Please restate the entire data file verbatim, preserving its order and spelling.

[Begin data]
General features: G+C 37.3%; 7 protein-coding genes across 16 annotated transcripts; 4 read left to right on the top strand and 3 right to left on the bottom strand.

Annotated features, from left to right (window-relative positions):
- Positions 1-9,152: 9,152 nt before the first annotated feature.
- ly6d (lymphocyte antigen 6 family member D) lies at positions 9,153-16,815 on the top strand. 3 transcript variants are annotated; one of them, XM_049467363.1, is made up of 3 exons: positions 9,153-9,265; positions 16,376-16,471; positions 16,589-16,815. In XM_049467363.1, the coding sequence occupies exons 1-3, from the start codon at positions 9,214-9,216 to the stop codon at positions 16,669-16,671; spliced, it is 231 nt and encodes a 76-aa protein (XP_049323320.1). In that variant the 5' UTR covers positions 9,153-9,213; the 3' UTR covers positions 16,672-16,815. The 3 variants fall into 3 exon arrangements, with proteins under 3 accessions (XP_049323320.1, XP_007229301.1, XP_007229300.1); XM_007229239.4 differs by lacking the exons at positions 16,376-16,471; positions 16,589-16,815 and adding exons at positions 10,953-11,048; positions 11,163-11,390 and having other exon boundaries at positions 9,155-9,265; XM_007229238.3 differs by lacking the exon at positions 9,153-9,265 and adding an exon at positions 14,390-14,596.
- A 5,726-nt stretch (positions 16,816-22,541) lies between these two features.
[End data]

General features: G+C 37.3%; 7 protein-coding genes across 16 annotated transcripts; 4 read left to right on the top strand and 3 right to left on the bottom strand.

Annotated features, from left to right (window-relative positions):
- Positions 1-9,152: 9,152 nt before the first annotated feature.
- ly6d (lymphocyte antigen 6 family member D) lies at positions 9,153-16,815 on the top strand. 3 transcript variants are annotated; one of them, XM_049467363.1, is made up of 3 exons: positions 9,153-9,265; positions 16,376-16,471; positions 16,589-16,815. In XM_049467363.1, the coding sequence occupies exons 1-3, from the start codon at positions 9,214-9,216 to the stop codon at positions 16,669-16,671; spliced, it is 231 nt and encodes a 76-aa protein (XP_049323320.1). In that variant the 5' UTR covers positions 9,153-9,213; the 3' UTR covers positions 16,672-16,815. The 3 variants fall into 3 exon arrangements, with proteins under 3 accessions (XP_049323320.1, XP_007229301.1, XP_007229300.1); XM_007229239.4 differs by lacking the exons at positions 16,376-16,471; positions 16,589-16,815 and adding exons at positions 10,953-11,048; positions 11,163-11,390 and having other exon boundaries at positions 9,155-9,265; XM_007229238.3 differs by lacking the exon at positions 9,153-9,265 and adding an exon at positions 14,390-14,596.
- A 5,726-nt stretch (positions 16,816-22,541) lies between these two features.